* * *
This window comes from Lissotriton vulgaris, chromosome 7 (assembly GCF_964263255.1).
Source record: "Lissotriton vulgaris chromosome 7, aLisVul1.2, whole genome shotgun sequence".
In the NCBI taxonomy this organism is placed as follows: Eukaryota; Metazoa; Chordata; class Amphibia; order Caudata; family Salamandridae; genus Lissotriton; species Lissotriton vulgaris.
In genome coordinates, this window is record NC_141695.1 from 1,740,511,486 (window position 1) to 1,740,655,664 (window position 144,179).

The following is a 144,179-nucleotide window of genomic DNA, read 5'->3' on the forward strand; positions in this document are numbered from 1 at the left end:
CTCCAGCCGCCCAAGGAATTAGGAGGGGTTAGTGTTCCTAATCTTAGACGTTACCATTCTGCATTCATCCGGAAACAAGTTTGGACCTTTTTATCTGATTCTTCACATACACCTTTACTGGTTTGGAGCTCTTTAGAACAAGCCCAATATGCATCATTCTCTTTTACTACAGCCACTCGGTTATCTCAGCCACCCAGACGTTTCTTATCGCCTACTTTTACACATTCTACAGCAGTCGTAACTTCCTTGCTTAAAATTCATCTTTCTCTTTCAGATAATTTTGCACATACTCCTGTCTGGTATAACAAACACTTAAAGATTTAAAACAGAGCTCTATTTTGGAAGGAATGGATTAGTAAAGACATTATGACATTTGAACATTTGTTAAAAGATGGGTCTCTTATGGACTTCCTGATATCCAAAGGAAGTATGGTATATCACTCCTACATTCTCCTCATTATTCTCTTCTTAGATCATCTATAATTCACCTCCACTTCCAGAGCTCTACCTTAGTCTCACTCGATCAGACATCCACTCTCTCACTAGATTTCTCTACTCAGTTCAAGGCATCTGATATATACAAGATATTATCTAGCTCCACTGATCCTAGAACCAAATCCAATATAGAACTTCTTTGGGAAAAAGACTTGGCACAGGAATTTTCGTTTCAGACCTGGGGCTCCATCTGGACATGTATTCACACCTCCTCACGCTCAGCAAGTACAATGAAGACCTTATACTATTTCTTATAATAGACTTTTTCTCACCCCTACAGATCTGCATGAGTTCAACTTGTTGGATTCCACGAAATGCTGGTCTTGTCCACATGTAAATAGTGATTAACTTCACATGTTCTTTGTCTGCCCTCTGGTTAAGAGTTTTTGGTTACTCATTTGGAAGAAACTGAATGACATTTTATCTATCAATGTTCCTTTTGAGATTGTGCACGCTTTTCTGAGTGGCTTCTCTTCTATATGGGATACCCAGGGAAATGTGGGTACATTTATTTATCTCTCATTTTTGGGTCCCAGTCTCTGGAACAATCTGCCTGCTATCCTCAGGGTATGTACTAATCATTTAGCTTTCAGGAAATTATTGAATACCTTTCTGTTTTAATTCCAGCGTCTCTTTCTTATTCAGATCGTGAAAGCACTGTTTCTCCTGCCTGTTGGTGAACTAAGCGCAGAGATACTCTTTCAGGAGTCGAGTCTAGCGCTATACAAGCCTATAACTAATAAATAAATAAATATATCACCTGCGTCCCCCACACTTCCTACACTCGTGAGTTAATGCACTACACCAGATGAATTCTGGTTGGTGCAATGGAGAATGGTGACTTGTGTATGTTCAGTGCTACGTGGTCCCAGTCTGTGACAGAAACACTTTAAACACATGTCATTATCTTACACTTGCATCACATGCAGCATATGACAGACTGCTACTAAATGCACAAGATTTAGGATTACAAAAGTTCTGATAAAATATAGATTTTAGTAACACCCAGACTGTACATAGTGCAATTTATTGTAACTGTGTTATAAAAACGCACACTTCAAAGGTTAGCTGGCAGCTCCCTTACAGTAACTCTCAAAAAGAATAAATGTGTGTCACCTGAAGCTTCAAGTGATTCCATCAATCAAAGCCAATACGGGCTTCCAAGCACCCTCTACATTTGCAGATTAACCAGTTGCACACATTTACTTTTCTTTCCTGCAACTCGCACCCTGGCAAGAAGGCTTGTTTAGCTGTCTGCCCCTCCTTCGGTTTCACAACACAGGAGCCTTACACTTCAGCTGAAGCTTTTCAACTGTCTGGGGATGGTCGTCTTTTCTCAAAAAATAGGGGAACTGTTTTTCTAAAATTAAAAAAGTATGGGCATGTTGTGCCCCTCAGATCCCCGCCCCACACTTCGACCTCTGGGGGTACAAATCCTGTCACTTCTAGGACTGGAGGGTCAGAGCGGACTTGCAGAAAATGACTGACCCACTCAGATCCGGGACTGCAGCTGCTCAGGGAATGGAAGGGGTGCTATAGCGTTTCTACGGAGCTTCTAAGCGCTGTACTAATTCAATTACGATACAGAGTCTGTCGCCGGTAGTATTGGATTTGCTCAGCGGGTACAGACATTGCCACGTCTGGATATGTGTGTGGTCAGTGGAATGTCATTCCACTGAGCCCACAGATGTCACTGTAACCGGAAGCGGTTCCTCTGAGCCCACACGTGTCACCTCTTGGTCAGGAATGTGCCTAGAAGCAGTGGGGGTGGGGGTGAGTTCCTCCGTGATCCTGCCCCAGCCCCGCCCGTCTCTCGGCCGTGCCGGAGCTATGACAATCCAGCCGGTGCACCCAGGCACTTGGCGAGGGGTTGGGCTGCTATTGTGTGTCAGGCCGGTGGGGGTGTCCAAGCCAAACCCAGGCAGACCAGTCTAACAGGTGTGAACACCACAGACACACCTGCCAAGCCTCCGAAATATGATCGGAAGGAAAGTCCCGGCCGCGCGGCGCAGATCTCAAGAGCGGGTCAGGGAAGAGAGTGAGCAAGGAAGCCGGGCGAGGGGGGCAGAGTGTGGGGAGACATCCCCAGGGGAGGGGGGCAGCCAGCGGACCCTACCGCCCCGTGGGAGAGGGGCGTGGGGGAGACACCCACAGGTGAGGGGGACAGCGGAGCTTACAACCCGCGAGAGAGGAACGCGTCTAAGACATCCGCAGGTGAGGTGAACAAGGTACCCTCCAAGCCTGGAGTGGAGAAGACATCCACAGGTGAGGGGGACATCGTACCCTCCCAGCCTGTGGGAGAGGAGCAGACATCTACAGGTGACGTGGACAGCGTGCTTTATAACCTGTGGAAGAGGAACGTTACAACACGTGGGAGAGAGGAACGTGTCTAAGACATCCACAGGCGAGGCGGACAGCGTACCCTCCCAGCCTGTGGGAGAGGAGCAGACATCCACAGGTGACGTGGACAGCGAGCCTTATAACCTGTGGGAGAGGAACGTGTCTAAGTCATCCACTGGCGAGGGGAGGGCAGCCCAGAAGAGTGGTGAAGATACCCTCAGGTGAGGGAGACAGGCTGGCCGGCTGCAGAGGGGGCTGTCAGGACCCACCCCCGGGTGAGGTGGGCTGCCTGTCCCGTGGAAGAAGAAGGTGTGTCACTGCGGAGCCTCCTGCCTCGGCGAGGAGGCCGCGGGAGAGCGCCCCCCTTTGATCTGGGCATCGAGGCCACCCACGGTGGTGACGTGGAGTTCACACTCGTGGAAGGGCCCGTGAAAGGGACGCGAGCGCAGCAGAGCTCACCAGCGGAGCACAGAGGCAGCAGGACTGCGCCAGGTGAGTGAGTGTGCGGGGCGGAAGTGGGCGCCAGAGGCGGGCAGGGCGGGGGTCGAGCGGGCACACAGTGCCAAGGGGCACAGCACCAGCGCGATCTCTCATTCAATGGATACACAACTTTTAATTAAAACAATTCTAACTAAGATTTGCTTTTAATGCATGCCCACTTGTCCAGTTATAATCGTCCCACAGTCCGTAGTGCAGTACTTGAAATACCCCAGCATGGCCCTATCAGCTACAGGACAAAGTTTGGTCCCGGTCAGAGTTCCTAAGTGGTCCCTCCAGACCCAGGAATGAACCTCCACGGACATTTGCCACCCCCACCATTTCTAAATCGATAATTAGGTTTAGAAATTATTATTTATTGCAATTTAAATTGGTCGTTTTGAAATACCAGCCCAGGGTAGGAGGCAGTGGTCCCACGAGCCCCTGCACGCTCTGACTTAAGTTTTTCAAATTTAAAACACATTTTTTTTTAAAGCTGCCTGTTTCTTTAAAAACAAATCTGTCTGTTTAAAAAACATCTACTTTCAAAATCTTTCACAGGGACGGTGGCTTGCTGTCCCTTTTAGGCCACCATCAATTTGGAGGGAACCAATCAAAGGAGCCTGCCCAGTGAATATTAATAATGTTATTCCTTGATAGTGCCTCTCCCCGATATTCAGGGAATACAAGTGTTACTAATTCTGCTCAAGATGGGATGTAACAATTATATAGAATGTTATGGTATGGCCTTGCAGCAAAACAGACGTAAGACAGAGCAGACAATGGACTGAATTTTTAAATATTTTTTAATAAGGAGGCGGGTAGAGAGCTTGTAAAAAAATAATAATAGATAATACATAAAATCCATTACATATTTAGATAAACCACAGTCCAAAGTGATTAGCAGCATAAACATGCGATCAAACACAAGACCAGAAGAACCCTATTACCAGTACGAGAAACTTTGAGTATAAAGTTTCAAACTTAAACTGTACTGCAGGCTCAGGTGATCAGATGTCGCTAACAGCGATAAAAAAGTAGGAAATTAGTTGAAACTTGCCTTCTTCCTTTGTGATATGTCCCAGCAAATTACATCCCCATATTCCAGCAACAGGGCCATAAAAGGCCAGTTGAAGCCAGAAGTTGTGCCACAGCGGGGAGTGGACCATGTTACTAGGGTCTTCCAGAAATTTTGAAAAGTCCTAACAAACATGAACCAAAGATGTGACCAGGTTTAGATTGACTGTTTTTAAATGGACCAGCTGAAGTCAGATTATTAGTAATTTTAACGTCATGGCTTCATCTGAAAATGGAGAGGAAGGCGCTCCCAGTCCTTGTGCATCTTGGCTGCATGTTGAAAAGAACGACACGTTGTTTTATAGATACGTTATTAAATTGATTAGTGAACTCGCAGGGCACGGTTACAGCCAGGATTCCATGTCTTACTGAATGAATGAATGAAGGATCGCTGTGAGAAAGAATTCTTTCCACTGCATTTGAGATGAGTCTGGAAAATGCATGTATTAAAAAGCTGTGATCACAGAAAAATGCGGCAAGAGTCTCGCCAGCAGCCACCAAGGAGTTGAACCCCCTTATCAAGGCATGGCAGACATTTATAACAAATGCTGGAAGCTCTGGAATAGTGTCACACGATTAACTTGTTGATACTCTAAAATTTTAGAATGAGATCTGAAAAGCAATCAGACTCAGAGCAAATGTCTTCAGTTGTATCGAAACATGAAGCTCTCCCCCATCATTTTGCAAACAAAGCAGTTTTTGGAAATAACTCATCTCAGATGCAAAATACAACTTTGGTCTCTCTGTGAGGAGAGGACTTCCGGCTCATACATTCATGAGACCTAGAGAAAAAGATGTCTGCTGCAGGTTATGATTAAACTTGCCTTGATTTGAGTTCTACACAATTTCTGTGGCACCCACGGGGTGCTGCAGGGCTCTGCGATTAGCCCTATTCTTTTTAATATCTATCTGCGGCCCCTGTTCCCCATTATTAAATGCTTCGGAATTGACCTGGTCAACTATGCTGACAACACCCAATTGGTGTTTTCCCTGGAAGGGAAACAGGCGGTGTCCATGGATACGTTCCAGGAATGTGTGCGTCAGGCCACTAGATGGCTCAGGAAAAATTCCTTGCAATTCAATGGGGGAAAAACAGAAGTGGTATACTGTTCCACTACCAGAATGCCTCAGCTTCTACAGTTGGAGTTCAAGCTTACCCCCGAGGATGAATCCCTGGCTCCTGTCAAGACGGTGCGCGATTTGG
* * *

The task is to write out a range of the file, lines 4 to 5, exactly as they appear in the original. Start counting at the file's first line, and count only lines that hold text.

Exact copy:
In genome coordinates, this window is record NC_141695.1 from 1,740,511,486 (window position 1) to 1,740,655,664 (window position 144,179).

The following is a 144,179-nucleotide window of genomic DNA, read 5'->3' on the forward strand; positions in this document are numbered from 1 at the left end: